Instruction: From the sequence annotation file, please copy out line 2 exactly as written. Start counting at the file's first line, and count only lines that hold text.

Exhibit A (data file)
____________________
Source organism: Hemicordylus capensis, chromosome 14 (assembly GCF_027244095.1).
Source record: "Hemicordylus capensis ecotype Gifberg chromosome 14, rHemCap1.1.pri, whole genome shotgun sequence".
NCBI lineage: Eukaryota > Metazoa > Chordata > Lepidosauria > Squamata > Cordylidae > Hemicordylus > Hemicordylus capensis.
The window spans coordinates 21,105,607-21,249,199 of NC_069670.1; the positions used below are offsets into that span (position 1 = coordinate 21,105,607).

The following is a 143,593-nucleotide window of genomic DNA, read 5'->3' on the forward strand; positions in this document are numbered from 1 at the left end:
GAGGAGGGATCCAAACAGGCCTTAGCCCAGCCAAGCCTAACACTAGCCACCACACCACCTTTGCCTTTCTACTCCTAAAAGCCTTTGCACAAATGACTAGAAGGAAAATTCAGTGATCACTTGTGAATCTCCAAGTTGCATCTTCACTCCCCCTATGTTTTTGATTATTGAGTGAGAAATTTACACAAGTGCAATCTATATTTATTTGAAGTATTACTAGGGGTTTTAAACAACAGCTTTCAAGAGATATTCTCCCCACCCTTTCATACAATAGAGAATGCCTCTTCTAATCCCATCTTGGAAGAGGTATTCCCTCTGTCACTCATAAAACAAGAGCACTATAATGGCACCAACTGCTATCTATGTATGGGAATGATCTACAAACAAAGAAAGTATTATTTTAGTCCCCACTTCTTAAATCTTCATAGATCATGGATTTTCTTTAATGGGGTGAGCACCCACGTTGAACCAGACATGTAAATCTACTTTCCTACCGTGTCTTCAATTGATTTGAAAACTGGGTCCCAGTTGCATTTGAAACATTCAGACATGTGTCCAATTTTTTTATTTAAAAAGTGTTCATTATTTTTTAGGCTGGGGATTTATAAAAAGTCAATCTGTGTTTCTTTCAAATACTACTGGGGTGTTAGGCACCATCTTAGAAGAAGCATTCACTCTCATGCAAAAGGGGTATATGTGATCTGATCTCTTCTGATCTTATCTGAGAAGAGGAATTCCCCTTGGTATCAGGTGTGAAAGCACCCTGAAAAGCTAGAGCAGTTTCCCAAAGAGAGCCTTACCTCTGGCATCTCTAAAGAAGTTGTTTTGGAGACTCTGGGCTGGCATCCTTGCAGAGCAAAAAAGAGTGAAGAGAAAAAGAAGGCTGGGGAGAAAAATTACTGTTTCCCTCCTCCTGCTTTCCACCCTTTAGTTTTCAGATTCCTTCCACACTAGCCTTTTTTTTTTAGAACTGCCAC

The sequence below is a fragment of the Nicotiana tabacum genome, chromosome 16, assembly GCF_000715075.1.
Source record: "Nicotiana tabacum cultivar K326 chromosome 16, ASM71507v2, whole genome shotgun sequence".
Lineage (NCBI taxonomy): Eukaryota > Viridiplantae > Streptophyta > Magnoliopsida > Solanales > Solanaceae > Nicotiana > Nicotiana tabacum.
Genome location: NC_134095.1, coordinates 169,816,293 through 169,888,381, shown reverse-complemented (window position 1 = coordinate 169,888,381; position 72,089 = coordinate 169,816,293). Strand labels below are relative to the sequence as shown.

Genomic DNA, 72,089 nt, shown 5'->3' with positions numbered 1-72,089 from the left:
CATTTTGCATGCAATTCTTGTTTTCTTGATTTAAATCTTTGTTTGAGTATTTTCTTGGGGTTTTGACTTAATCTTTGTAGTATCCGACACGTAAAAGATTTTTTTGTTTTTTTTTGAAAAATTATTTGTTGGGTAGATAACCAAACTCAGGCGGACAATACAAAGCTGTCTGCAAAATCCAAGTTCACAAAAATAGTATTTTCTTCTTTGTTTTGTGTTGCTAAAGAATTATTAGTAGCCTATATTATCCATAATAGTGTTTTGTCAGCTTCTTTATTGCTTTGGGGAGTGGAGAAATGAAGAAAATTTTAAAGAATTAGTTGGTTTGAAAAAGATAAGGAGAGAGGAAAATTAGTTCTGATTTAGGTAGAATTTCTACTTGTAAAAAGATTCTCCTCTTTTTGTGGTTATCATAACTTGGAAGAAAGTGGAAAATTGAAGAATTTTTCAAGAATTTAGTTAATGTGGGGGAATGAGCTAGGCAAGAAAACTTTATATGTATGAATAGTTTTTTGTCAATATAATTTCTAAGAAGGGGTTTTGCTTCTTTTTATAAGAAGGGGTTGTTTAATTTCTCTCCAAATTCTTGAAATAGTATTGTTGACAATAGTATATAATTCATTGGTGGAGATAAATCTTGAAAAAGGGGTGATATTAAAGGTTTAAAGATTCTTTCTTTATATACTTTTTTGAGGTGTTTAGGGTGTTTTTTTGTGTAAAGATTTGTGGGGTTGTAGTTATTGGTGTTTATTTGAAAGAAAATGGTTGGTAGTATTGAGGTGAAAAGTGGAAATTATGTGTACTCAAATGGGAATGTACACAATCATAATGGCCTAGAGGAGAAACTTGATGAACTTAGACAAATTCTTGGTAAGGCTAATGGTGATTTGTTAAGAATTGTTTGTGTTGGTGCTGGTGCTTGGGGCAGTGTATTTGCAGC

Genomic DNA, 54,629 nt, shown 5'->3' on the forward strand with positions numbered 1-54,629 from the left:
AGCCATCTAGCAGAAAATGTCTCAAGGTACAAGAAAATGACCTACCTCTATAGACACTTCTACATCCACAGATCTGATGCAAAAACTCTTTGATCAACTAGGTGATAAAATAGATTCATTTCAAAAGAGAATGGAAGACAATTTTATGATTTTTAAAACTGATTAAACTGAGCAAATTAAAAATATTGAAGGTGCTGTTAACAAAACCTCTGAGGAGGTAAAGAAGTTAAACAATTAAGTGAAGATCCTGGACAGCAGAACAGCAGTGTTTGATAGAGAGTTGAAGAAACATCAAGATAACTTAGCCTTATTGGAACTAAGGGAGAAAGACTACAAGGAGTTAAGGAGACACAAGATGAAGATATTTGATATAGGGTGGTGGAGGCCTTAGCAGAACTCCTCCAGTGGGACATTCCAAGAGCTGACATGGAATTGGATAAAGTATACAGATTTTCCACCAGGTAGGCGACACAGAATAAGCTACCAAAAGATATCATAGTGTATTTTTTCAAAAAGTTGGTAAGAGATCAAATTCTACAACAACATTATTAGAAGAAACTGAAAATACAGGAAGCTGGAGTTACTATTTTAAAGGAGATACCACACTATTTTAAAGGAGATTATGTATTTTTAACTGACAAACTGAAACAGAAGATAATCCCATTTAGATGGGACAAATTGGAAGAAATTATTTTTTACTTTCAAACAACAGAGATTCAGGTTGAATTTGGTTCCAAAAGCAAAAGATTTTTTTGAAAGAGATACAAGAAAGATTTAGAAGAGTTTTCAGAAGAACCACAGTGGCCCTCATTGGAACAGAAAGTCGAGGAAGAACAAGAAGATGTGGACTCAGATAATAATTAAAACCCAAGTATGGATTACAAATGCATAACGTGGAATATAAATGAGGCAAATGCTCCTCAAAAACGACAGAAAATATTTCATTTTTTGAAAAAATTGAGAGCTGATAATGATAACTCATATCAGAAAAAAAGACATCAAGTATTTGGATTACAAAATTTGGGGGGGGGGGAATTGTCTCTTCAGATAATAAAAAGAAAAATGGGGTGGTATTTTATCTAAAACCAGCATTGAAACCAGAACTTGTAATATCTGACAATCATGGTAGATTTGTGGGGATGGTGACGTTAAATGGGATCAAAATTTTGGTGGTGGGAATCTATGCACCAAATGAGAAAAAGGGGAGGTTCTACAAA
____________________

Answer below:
Source record: "Hemicordylus capensis ecotype Gifberg chromosome 14, rHemCap1.1.pri, whole genome shotgun sequence".